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Growth styles of shelf-margin clinoforms; prediction of sand- and sediment-budget partitioning into and across the shelf

Gong Chenglin, Wang Yingmin, Ronald J. Steel, Cornel Olariu, Xu Qiang, Xiangnan Liu and Zhao Qianhui
Growth styles of shelf-margin clinoforms; prediction of sand- and sediment-budget partitioning into and across the shelf
Journal of Sedimentary Research (March 2015) 85 (3): 209-229

Abstract

Growth styles of shelf-margin clinoforms are reliable but understudied predictors of sand- and sediment-budget partitioning into and across the shelf. Three discrete clinoform-growth styles were recognized, including (1) strongly progradational shelf-margin clinoforms with low growth-trajectory angles (G (sub ct) ), low aggradation to progradation ratios (A/P), low clinoform heights (H (sub c) ), and long clinoform length (L (sub c) ); (2) mixed progradational and aggradational shelf-margin clinoforms with moderate G (sub ct) , moderate A/P, intermediate H (sub c) , and moderate L (sub c) ; and (3) strongly aggradational clinoforms with high G (sub ct) , high A/P, high H (sub c) , and short L (sub c) . In the South China Sea dataset considered, strongly progradational shelf-margin clinoforms exhibit flat progradational and at times a mildly aggrading stacking patterns, whereas mixed progradational and aggradational clinoforms display stacking patterns with significant progradation and aggradation. Strongly aggradational shelf-margin clinoforms are dominated by aggradational stacking patterns. Each clinoform-growth style therefore represents a specific stratal stacking pattern, providing an important tool for approaching a model-independent methodology in sequence stratigraphy. In the study dataset, strongly progradational and strongly aggradational shelf-margin clinoforms are fronted by sand-prone submarine fan systems with high sand-shale ratios and mud-dominated mass-transport systems with low sand-shale ratios, respectively. Mixed progradational and aggradational clinoforms are associated with mixed sand-mud submarine canyon systems with moderate sand-shale ratios. Additionally, strongly progradational clinoforms partitioned great volumes of sediment into deep-water areas, as reflected by high rates of shelf-edge progradation and apparent toplap. Strongly aggradational clinoforms, in contrast, stored great volumes of sediment on the shelf itself, as indicated by high rates of shelf-edge aggradation and very thick clinoform topsets. G (sub ct) and H (sub c) therefore increase linearly with sediment volumes partitioned into the shelf, but decrease linearly with sand- and sediment-budget partitioning into deep-water areas, given a constant sediment-supply condition. Growth styles of shelf-margin clinoforms are thus good predictors of source-to-sink sand- and sediment-volume partitioning into and across the shelf, assisting greatly in developing a more dynamic stratigraphy.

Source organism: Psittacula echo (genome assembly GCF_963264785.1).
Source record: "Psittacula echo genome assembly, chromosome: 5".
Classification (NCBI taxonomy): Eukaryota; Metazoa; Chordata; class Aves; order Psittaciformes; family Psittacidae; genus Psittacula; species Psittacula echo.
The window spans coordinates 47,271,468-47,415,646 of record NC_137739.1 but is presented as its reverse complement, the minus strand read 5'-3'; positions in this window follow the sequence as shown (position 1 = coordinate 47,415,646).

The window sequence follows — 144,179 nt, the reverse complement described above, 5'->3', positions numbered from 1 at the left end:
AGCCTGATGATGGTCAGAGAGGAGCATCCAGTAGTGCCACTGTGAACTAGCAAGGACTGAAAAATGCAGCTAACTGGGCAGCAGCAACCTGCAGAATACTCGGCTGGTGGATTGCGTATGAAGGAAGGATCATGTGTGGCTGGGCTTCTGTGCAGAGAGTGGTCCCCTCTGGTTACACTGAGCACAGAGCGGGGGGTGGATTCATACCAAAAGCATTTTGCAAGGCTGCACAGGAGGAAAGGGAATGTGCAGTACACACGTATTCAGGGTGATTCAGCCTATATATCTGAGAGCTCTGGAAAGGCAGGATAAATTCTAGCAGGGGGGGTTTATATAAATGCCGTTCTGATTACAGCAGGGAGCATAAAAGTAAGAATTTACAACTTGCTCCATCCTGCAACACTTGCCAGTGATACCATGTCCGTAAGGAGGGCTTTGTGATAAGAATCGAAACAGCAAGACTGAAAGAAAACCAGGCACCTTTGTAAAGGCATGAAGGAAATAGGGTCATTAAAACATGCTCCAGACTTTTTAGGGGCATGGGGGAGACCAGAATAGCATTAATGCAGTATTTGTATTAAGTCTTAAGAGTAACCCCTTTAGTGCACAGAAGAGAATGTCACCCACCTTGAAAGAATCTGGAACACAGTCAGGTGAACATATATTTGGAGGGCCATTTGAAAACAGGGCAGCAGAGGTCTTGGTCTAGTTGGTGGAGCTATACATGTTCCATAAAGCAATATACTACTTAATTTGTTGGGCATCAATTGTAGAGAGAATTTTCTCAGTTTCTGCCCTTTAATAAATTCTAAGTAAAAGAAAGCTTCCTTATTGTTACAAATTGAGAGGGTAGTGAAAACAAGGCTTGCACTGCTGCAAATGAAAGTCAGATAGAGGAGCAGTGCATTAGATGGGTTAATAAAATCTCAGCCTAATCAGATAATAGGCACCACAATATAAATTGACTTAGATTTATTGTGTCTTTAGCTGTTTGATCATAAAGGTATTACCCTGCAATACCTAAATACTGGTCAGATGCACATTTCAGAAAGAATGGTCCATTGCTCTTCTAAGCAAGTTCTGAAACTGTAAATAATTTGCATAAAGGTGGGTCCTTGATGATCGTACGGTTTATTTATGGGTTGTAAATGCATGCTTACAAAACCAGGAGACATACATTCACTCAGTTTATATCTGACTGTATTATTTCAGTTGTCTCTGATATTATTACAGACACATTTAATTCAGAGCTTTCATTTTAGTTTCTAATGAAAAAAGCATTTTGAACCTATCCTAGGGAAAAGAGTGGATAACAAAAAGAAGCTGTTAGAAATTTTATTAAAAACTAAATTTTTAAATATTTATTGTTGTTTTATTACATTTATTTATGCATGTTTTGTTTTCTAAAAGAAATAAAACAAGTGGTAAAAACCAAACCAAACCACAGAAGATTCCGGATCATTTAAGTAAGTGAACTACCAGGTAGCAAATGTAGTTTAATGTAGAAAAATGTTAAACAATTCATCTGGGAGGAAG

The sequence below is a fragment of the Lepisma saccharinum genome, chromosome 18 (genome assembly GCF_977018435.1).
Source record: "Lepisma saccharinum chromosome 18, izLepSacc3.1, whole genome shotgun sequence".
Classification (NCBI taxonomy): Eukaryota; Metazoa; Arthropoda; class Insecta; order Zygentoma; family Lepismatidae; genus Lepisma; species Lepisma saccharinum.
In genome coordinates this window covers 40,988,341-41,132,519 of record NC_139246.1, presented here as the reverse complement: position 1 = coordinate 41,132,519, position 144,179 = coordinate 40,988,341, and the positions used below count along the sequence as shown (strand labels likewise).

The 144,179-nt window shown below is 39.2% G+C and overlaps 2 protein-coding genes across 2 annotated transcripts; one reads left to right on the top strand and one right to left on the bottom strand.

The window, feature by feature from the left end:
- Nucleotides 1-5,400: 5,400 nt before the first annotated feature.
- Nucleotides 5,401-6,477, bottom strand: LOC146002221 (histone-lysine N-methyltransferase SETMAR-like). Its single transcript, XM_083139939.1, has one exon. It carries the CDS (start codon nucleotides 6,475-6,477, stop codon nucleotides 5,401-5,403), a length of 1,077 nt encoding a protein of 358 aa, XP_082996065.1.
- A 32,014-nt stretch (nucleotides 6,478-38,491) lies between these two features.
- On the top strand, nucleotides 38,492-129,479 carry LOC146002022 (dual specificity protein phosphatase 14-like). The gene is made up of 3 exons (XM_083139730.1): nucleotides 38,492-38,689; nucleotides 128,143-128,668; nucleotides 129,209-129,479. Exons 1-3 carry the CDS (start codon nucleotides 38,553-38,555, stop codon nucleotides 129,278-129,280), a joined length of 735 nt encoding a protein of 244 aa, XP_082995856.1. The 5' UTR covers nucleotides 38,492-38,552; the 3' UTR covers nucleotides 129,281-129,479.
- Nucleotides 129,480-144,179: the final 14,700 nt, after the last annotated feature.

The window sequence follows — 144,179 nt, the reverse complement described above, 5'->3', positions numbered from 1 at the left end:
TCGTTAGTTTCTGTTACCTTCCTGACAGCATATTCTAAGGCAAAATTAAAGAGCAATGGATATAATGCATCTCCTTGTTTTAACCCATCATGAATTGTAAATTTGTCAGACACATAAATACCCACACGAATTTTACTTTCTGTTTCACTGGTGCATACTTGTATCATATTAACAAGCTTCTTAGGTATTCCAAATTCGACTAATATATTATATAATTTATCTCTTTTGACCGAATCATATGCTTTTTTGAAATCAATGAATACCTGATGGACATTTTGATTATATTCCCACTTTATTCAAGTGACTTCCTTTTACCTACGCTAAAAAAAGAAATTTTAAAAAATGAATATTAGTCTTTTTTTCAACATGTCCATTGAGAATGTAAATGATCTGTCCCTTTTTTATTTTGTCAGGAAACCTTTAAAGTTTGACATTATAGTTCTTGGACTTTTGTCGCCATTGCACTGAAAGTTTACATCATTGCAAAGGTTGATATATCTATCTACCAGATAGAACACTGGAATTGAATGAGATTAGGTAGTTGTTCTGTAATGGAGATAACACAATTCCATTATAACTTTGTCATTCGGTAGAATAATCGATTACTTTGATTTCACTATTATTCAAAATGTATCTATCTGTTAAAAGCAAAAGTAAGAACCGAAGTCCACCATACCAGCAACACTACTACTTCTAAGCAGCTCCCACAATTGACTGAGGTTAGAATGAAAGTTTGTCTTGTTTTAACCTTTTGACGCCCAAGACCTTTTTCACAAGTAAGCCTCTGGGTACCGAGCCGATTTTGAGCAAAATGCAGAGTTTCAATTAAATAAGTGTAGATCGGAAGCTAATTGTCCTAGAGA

ISSN: 1527-1404
EISSN: 1938-3681
Serial Title: Journal of Sedimentary Research
Serial Volume: 85
Serial Issue: 3
Title: Growth styles of shelf-margin clinoforms; prediction of sand- and sediment-budget partitioning into and across the shelf
Affiliation: China University of Petroleum, State Key Laboratory of Petroleum Resources and Prospecting, Beijing, China
Pages: 209-229
Published: 201503
Text Language: English
Publisher: Society for Sedimentary Geology, Tulsa, OK, United States
References: 35
Accession Number: 2015-032317
Categories: Sedimentary petrology
Document Type: Serial
Bibliographic Level: Analytic
Illustration Description: illus. incl. sects., 3 tables, sketch maps
N16°00'00" - N22°00'00", E102°00'00" - E114°00'00"
Secondary Affiliation: University of Texas at Austin, USA, United StatesChina National Offshore Oil Corporation, CHN, ChinaImperial College, GBR, United Kingdom
Country of Publication: United States
Secondary Affiliation: GeoRef, Copyright 2017, American Geosciences Institute. Reference includes data from GeoScienceWorld, Alexandria, VA, United States. Reference includes data supplied by SEPM (Society for Sedimentary Geology), Tulsa, OK, United States
Update Code: 201515
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